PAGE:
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Notes and comments from the 2004 CIES Management Development Programme
The final day of CIES's annual Management Development Programme (MDP), attended by some 140 "future leaders" representing retailers from 24 countries, was devoted to the notion of leadership. What was remarkable about the first two sessions, however, was their contrasting approaches to the subject. One looked inward at "the new psychology of self," at how to develop leadership skills through personal exploration, while the other looked outward, at the impact that effective communications skills can play in energizing an organization.

This is not to suggest that the two approaches were inconsistent, just that they were as dramatically different as the two presenters. Leading off the morning was Caroline Sami, "chief ID:ologist" at Perfect Pitch Inc., and a woman who describes herself as being "bold, bald…defying definition, rejecting conformity and trashing stereotype." Following her was Bobby Ukrop, president and CEO of Virginia-based Ukrop's Supermarkets; while he didn’t delight in nonconformity the way Sami did, Ukrop did have the credibility attached to being the leader of what is arguably one of the three or four best supermarket chains in the US.

Ukrop's presentation certainly was the more mainstream, stressing the development and implementation of "team values" (honesty, safety, helpfulness, and hard work) at his company. But in the current environment - where headlines and news stories stress the deep divisions and distrust between management and labor - Ukrop's message seemed all too out of step with the times. "We are looking for a fully engaged Ukrop's associate," he said, suggesting that the company could not continue to thrive without such people on the front lines.

The company's dedication to its employees includes giving back 20 percent of pre-tax profits to associates on a regular basis (in addition to 10 percent of pre-tax profits to the community); Ukrop also spoke about other initiatives, such an ongoing job training and tuition reimbursement, as well as scholarships, regular field trips, and community events to create a sense of community within the stores. Recently, when associates were swamped with work cleaning up after the devastating effects of a hurricane, there were suggestions that the company ought to cancel an outing; but management decided not to, Ukrop said, because they recognized that this was precisely a time when people needed to have some fun.

And, there's another key factor in the Ukrop approach to company associates. While the company wants people who are passionate about food and health, it also wants people who are passionate about their own good health. It doesn't make sense to overwork people, he said, because it reduces their ability to live up to both company values and their own potential.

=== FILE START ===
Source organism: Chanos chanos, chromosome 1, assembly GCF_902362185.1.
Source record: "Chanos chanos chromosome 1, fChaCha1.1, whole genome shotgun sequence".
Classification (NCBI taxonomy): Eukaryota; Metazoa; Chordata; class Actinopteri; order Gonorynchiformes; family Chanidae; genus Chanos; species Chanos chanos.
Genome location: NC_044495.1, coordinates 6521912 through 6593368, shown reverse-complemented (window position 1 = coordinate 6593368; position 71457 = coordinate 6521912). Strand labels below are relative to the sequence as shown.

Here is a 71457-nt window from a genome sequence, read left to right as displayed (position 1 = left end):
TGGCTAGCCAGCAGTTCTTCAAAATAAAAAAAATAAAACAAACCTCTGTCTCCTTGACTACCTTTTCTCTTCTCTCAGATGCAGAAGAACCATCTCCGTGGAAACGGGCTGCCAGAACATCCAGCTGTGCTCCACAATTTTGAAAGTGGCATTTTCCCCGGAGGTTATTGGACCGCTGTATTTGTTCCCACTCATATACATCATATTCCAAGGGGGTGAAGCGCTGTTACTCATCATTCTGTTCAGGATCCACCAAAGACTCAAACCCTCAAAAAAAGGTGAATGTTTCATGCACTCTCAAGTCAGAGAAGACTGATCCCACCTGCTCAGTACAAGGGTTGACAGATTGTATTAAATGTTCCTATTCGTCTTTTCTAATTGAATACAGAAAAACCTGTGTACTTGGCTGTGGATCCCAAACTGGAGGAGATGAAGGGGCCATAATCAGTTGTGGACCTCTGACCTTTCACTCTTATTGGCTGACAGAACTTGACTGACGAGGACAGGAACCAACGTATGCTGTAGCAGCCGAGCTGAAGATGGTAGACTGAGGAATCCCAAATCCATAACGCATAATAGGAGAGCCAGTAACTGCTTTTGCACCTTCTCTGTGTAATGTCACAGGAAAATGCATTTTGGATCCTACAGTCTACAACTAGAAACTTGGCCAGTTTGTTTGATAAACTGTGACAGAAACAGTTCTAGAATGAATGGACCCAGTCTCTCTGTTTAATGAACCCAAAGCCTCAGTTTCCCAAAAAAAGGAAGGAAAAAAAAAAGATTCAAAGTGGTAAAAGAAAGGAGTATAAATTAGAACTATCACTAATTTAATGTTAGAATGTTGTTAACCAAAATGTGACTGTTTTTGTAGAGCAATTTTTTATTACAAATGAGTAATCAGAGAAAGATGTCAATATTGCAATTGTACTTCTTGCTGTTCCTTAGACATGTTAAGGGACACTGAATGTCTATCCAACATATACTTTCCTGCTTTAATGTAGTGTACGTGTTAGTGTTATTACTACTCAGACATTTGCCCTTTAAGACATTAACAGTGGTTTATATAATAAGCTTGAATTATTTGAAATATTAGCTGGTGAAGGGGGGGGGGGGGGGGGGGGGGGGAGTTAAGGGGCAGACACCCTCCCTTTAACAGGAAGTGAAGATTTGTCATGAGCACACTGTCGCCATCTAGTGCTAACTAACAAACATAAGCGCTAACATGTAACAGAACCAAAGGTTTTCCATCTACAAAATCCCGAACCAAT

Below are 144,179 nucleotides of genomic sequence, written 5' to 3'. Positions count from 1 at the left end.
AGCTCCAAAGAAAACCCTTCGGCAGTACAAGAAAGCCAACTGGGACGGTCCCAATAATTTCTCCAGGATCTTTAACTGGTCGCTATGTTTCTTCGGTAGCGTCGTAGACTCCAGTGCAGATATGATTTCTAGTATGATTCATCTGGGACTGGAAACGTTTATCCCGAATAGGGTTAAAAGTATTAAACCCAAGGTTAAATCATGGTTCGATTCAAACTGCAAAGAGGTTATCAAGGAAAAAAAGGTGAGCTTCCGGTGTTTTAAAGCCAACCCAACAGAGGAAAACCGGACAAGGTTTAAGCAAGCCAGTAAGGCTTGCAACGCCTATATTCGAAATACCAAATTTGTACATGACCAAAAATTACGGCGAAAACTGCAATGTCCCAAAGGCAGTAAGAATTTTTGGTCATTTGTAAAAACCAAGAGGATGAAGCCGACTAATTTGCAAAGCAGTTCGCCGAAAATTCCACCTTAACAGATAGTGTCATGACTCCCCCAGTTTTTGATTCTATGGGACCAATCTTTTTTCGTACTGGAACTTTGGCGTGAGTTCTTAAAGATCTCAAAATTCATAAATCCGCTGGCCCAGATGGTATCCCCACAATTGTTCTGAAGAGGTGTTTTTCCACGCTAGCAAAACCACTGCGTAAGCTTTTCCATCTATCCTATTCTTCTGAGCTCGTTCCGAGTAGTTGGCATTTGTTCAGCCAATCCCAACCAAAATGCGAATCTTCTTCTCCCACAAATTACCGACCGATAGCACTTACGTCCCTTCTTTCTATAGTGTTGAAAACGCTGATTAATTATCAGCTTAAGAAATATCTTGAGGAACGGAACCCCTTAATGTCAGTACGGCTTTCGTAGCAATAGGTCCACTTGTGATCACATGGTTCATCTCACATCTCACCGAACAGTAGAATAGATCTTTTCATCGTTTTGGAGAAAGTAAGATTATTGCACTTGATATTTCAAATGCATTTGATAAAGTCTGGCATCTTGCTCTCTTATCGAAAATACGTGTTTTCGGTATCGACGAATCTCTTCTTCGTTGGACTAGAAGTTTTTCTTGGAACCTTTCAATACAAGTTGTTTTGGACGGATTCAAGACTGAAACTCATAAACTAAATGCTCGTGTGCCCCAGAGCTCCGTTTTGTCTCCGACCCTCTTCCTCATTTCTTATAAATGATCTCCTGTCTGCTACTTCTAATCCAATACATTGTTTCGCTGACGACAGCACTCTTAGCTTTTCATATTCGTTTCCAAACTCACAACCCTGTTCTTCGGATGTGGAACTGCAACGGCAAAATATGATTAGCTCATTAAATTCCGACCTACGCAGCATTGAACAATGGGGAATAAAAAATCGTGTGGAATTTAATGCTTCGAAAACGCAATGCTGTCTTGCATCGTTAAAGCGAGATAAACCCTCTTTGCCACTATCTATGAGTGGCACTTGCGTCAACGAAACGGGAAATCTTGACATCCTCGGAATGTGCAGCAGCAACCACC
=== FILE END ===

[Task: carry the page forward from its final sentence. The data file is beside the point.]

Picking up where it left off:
Sami's presentation, to be honest, is far harder to sum up. It was an eclectic mix of pop psychology, spiritual healing, and inspirational pep talk - almost as if she were the love child of Tony Robbins, Dr. Phil and Oprah Winfrey (you can figure out the permutations of this on your own). She spoke of the importance of "taking yourself to work," and allowing oneself to demonstrate the courage, candor, confidence, conversation, and character necessary to act with true and justified self-confidence.

Americans, it seems to us, fall into one of two categories - people who thrive on and eat up such pop psychology, and those who are simply too sardonic in their approach to life to be able to take such things seriously. We would fall into the latter group, and could easily dismiss Sami as just another self-help guru.

But in the hours since she finished her presentation, we've found ourselves thinking more and more about some of her message…and finding value there, though perhaps not in the specific ways she intended.

Some words that rang true:

  • "The difference between management and leadership is that leaders have to believe in something."


  • There is a difference, she said, between a mistake and a failure. A mistake is unacceptable, because it suggests shoddy, unprofessional work. But a failure is an honorable thing, because it only happens when one is reaching for something.


  • She dismissed the notion that "knowledge is power" as nonsense. "Acting in knowledge" is real power, she said.


  • "Courage," she said, "is always personal. There is no such thing as a courageous organization."



The linking theme among all these aphorisms, of course, is the notion the life well lived is one marked by belief, courage, and action.

As we reflected on Sami's words, it seemed to us that they apply not just to the life well-lived, but also the organization well-run. And therefore, especially among retailers in an age of frighteningly tough competition, are worthy of being the framework for self-examination.

And this is where it all comes full circle to Bobby Ukrop's message…

Because to survive in 2003 America, we would agree that a retail business and its executives have to have the courage to believe in something more than the bottom line - to be willing to combine vision and action into true leadership, and to communicate that to associates (and, by extension, to the consumer) in a way that inspires rather than denigrates them.
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